Gone has been released on Blu-ray as of this week. The Blu-ray contains high definition picture and audio of the movie, along with some basic BD-Live connectivity.
VIDEO QUALITY 4/5
Gone is presented in a 1080p AVC 2.40:1 picture transfer that shows off strong black levels for the many night scenes and gives a lush green look to the Oregon forest exteriors.
AUDIO QUALITY 3 ½/5
Gone is presented in an English DTS-HD Master Audio 5.1 mix that does what you’d expect for a thriller motif. The subwoofer is used almost any time a creepy person comes by, to amp up the tension. The expected cattle prods get used to goose the audience, and the creepy score tinkles through the surrounds. A Spanish Dolby Digital 5.1 mix is also included on the disc.
SPECIAL FEATURES 0/5
The Blu-ray presentation of Gone comes with a bit of BD-Live connectivity as its only special feature. Code word: Thriller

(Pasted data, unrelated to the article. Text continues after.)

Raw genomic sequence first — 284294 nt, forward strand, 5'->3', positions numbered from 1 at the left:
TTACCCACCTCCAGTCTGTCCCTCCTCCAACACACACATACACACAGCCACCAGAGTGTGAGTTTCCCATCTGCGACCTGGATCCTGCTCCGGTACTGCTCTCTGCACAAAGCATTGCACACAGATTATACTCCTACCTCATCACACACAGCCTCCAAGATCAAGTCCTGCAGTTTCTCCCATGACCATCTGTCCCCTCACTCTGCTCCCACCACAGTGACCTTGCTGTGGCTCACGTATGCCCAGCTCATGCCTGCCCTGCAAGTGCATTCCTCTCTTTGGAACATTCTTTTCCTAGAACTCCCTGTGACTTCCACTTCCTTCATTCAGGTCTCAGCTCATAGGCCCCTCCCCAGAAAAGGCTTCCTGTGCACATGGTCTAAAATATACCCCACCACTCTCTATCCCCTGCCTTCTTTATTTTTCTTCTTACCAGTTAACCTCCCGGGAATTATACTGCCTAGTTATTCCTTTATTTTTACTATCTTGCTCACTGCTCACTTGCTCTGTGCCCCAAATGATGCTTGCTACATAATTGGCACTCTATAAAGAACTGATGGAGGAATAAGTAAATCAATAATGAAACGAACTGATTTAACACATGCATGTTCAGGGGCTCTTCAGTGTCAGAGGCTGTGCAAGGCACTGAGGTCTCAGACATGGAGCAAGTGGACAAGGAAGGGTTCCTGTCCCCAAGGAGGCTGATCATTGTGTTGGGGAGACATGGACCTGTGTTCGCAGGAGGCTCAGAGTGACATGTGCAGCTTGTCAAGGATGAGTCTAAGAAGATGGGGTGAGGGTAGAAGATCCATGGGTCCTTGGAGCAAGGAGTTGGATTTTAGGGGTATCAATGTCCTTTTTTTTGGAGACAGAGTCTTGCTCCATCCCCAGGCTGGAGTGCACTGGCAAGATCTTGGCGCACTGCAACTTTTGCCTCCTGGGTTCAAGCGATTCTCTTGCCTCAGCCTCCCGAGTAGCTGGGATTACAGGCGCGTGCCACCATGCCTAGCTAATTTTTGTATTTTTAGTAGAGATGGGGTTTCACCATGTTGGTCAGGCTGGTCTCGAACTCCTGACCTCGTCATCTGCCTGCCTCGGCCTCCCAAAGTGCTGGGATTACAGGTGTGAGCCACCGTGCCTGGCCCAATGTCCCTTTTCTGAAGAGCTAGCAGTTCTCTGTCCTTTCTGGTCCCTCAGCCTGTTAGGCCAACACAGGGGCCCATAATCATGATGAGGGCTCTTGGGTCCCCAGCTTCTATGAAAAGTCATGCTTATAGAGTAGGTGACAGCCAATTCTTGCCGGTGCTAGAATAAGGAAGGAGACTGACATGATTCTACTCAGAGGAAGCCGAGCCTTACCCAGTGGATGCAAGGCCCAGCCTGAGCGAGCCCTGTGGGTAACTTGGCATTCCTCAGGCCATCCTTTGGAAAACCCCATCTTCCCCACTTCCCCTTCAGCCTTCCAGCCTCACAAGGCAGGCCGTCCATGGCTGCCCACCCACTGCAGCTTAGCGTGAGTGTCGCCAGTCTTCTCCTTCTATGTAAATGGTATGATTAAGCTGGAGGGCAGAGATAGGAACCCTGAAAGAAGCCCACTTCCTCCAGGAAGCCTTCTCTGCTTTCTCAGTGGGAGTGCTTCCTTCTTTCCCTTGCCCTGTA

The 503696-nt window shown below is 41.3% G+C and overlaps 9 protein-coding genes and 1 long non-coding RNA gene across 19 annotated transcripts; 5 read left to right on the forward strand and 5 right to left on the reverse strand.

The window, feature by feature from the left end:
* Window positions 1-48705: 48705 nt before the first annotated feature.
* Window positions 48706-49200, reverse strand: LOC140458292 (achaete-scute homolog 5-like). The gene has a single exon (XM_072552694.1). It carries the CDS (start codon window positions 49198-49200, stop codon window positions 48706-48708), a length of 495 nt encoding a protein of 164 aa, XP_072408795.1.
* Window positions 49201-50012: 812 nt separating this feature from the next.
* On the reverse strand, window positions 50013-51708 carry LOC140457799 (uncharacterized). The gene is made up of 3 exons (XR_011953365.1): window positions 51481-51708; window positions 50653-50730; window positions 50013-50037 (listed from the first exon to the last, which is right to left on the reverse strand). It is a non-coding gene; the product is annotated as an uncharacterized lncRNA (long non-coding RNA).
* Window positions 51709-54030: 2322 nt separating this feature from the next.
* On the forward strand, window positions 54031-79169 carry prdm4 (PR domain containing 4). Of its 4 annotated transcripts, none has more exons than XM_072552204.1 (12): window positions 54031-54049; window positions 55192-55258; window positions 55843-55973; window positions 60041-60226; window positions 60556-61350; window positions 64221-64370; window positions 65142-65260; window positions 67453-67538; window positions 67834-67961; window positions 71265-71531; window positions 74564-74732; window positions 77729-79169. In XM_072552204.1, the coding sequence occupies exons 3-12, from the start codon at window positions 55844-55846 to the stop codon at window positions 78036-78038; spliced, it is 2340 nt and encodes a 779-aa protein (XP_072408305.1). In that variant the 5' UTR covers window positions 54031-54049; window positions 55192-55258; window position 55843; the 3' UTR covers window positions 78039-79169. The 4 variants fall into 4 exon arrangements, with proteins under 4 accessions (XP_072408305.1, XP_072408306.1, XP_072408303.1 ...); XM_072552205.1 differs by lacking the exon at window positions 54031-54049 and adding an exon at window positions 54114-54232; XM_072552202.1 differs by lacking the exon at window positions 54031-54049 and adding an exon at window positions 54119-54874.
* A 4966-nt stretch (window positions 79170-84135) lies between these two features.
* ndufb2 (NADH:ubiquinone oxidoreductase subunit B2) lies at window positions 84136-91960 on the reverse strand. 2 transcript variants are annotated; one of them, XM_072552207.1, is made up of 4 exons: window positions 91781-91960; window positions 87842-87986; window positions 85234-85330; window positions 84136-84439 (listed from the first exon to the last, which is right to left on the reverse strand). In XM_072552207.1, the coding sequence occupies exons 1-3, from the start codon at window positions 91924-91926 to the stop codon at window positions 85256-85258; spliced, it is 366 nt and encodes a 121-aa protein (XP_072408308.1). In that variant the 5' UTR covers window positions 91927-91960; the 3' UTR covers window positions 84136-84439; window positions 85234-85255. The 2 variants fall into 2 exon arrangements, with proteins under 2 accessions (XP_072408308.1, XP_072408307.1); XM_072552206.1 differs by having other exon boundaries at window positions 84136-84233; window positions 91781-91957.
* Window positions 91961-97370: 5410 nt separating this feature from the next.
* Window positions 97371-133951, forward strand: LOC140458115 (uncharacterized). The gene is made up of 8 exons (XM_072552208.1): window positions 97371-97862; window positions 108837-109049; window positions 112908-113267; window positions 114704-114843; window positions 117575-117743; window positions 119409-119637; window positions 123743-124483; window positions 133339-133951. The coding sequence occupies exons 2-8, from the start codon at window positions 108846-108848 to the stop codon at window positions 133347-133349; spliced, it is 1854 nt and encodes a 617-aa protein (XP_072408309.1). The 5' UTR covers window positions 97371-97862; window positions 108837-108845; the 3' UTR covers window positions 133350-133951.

BD-Live – Some basic BD-Live connectivity is included, allowing the viewer access to Summit Entertainment previews online.
The movie is subtitled in English and Spanish. The usual chapter and pop-up menus are present.
IN THE END...
Gone is probably an apt description for the audience once they realize the sheer lack of content here. There just isn’t much of a movie to follow, and even fans of Amanda Seyfried may find themselves either looking at their watches or wondering what the heck is going on. The Blu-ray captures the movie in the best possible picture and sound, but the underlying content is the problem. Viewers looking for a strong thriller are encouraged to find better material.
May 31, 2012.
Equipment now in use in this Home Theater:
Panasonic 65” VT30 Plasma 3D HDTV – set at “THX” picture mode
Denon AVR-3311Cl Receiver
Oppo BDP-93 Blu-ray Player
PS3 Player (used for calculation of bitrates for picture and sound)
5 Mirage Speakers (Front Left/Center/Right, Surround Back Left/Right)
2 Sony Speakers (Surround Left/Right – middle of room)
Martin Logan Dynamo 700 Subwoofers